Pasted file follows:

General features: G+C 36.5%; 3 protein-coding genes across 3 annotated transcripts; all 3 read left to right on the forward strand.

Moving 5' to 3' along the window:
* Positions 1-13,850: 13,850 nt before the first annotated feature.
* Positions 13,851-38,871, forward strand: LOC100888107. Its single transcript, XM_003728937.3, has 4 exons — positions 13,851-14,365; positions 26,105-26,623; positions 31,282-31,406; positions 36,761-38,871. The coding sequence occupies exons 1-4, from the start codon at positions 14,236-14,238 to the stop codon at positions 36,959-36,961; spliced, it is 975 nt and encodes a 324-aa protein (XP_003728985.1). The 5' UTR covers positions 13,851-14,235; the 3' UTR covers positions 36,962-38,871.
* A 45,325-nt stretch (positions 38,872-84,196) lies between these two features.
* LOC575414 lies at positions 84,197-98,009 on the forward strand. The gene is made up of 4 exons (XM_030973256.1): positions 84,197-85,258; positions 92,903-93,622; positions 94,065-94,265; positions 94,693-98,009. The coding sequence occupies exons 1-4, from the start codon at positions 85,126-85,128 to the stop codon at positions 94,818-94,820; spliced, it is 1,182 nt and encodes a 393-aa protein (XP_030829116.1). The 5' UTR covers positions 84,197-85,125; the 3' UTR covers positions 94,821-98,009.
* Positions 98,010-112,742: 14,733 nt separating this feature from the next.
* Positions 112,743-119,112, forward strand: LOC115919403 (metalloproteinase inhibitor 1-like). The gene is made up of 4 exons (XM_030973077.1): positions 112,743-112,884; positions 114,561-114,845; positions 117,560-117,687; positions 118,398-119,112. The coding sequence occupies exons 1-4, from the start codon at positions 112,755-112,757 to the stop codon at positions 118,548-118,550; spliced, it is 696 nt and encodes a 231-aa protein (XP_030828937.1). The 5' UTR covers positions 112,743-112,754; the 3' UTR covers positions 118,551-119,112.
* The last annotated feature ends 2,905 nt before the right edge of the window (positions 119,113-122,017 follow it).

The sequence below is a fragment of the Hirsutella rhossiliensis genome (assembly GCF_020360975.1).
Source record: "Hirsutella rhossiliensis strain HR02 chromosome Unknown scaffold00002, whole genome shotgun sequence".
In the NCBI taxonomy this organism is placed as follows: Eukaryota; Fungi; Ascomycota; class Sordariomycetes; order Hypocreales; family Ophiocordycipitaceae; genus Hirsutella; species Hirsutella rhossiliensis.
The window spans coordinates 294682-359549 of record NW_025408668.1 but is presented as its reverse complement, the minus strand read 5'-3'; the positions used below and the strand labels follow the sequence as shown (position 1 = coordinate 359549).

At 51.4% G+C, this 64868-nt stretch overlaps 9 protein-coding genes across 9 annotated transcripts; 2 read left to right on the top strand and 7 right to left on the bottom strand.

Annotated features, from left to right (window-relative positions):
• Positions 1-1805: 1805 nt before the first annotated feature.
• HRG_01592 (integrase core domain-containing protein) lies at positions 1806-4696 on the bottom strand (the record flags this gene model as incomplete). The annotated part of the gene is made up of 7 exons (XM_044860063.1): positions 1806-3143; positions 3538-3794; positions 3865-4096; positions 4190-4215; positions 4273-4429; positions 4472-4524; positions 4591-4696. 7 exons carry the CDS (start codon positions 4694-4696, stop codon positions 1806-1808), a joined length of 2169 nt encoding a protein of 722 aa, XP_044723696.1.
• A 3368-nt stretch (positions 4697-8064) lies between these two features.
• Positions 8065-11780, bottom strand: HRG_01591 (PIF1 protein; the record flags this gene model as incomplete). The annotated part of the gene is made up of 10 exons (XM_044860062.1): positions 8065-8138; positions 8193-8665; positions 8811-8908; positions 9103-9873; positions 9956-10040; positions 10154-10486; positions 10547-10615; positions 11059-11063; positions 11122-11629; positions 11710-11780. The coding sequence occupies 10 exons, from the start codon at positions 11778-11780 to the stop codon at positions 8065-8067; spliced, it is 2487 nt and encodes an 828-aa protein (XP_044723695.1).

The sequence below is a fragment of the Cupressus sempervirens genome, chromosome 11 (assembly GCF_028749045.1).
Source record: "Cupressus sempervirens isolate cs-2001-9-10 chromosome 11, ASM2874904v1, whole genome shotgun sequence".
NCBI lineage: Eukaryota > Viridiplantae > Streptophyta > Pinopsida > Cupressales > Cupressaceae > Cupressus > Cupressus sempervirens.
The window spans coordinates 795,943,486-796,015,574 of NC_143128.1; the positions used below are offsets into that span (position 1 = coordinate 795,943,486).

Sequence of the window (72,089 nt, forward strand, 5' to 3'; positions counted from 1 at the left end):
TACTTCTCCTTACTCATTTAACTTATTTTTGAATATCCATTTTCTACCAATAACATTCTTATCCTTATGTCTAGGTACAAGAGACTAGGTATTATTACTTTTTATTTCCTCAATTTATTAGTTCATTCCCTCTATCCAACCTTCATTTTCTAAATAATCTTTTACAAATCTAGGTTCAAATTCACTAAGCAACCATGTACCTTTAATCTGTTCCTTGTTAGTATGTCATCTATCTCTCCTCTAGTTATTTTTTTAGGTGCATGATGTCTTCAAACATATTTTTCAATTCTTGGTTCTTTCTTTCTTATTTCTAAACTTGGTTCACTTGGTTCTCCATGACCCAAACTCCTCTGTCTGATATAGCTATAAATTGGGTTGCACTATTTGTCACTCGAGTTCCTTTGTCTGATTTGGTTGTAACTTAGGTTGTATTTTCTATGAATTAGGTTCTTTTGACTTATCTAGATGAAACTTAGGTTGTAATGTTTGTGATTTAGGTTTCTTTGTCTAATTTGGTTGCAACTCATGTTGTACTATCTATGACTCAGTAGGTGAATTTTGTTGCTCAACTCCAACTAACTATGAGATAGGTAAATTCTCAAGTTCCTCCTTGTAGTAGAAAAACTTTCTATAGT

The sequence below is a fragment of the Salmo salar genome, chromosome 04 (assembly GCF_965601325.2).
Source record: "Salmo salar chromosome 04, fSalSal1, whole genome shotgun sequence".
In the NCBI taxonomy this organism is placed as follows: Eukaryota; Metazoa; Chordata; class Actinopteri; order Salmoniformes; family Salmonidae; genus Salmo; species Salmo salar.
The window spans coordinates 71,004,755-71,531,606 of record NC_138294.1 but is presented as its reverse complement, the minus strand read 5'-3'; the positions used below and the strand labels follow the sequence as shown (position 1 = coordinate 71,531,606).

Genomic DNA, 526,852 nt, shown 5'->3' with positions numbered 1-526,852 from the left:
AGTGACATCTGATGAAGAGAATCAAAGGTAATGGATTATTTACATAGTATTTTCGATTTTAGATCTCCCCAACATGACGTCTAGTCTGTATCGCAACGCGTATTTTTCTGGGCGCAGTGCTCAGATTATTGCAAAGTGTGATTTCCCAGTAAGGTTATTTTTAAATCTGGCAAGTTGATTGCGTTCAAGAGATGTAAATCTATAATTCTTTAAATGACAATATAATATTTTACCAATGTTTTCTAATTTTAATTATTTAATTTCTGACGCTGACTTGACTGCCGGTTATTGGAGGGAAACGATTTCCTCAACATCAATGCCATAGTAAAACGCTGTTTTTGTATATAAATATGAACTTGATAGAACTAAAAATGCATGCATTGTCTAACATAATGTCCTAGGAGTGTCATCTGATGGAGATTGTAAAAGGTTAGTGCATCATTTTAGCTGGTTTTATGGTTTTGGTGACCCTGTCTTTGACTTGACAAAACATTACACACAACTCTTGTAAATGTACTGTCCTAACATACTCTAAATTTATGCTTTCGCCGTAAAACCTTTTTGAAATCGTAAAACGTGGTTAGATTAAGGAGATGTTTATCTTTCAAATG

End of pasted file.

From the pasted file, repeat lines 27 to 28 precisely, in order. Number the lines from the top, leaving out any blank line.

Source record: "Salmo salar chromosome 04, fSalSal1, whole genome shotgun sequence".
In the NCBI taxonomy this organism is placed as follows: Eukaryota; Metazoa; Chordata; class Actinopteri; order Salmoniformes; family Salmonidae; genus Salmo; species Salmo salar.